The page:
(Dory pours some coffee into a mug and takes it to Chris who is in bed)
CHRISTINE: Thank you. Did you like it?
DORY: Yeah, as a matter of fact I did.
CHRISTINE: I thought you would. Half Columbian, half Vienna Roast.
DORY: Well, I should have known.
(Chris gets up and gets dressed)
CHRISTINE: There's this great place in Gramercy Park, sells seventy-five different kinds of coffee. I'll take you there.
(Dory is putting on his socks)
DORY: Well, what if it's like the great pasta place.
CHRISTINE: You liked it!
DORY: Well, hey, I respect a good time. Nine bucks for a plate of cold green spaghetti. I was ready to invest.
CHRISTINE: It was written up in The New York Times.
DORY: Oh, well, er, The Times.
CHRISTINE: You're so unhip.
DORY: I'll take you to Eddie's, a rib joint in Harlem. That's hip.
CHRISTINE: So take me.
DORY: I'd love to, but I gotta go to work.
CHRISTINE: Hm. You're gonna be at least an hour early again. No wonder everybody knows about us.
DORY: Well, you wanna catch the best cases...
CHRISTINE: Best cases! Like Mrs. Harrington, best cases?
DORY: Ah, that ones a cinch. It's a grounder, man.
CHRISTINE: So, how come your terrific Homicide Squad can't even prove it's a homicide?
DORY: Haven't we had this argument before? I mean, like, ...during dinner, ...after the movie, ...all the way home.
CHRISTINE: I just happen to think you guys are wrong, that's all.
DORY: It's no defeat, you know, because we were called in on your case just because you couldn't solve it.
CHRISTINE: Defeat! We're talking about a seventy-five year old woman who happened to have fallen down a flight of stairs.
DORY: She was pushed.
CHRISTINE: You have no motives, no evidence and no suspects.
DORY: She was pushed, Chris. Leave it to the pros.
CHRISTINE: I'll look forward to you finding some old geezer you can bust.
DORY: You're learning.
CHRISTINE: So are you.
[Detectives' Squad room]
(Petrie is showing La Guardia a photo of his new daughter)
PETRIE: Isn't she terrific?
LA GUARDIA: Oh, really cute.
PETRIE: Well, here, this one is for you.
LA GUARDIA: For me?! Oh no, I couldn't take your picture of your daughter.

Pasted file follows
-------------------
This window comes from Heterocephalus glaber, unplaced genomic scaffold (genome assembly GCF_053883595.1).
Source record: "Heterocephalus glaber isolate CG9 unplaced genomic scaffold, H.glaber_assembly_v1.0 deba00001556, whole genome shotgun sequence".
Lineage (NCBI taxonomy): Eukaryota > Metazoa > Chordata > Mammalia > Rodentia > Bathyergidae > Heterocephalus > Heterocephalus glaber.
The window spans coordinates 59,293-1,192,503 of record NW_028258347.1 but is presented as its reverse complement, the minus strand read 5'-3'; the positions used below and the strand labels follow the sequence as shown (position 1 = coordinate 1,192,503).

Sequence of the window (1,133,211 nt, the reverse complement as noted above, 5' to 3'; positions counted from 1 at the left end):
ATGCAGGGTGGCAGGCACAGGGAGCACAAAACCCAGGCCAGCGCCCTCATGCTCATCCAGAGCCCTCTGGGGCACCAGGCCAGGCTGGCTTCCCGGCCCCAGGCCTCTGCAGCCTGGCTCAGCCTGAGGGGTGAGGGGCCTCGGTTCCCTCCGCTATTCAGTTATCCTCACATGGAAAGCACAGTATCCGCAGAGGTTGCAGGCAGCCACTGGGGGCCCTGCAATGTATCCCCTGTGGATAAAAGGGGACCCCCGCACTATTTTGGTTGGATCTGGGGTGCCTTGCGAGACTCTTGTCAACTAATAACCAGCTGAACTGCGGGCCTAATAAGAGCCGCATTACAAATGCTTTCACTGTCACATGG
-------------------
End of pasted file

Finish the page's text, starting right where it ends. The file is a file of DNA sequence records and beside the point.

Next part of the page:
PETRIE: I've got more!
LA GUARDIA: Keeps you up at night, huh?
PETRIE: Claudia's exhausted, ...but I don't seem to mind. Suddenly I've got all this energy. Well, you've got a daughter. You know what it's like.
LA GUARDIA: My daughter's thirty-six years old. Lives with a guy who teaches aerobic dancing. Do you wanna know what that's like?
(Mary Beth comes in)
MARY BETH: Morning.
CHRISTINE: Good morning.
MARY BETH: (looking at what Chris is typing) What? The master DD5s due today?
CHRISTINE: Yeah, it's towards the end of the month.
MARY BETH: Aw, geeze, already.
MARY BETH: We got eleven convictions out of sixteen cases, that's not bad.
CHRISTINE: Yeah, that's real good.
MARY BETH: What, you just come in early to type them up?
CHRISTINE: Oh, I just got a lot of energy this morning.
MARY BETH: Ah ha. (sits down and looks at a file) What is this, case fifty-three seventy-eight?
CHRISTINE: Oh, er, Mrs. Harrington. Yeah, remember the lady who fell down the stairs in a residential hotel.
MARY BETH: Oh, I thought we kicked this over to Homicide Squad.
CHRISTINE: Oh, we called them in to ask their opinion. We certainly didn't kick it over to them.
MARY BETH: It wasn't their opinion, Chris. We were way in over our heads. There's just too many factors here. I still wouldn't swear one way or another it was an accident.
MARY BETH: So, get it outta here. It's not our case.
CHRISTINE: Technically, Mary Beth, we are still working together with the Homicide Squad on this case...
MARY BETH: No, now, wait, see. Now we can truly say it's their case, then we've got one less case. That means we've got eleven convictions out of fifteen. That's even better. ...What's the matter, don't you want a better percentage.
CHRISTINE: No! Sure, I want a better percentage, it's just er, er... ...It's such a fascinating case.
ISBECKI: (to Chris handing her a message) You've got a call from a Sergeant Dorian McKenna.
CHRISTINE: Thanks. When?
ISBECKI: I don't know. Just before you came in.
CHRISTINE: (looking at the message) Sweet. Isbecki, why didn't you tell me he called!
(Chris grabs the phone)
MARY BETH: Fascinating case! One to follow through. What, am I dumb or what?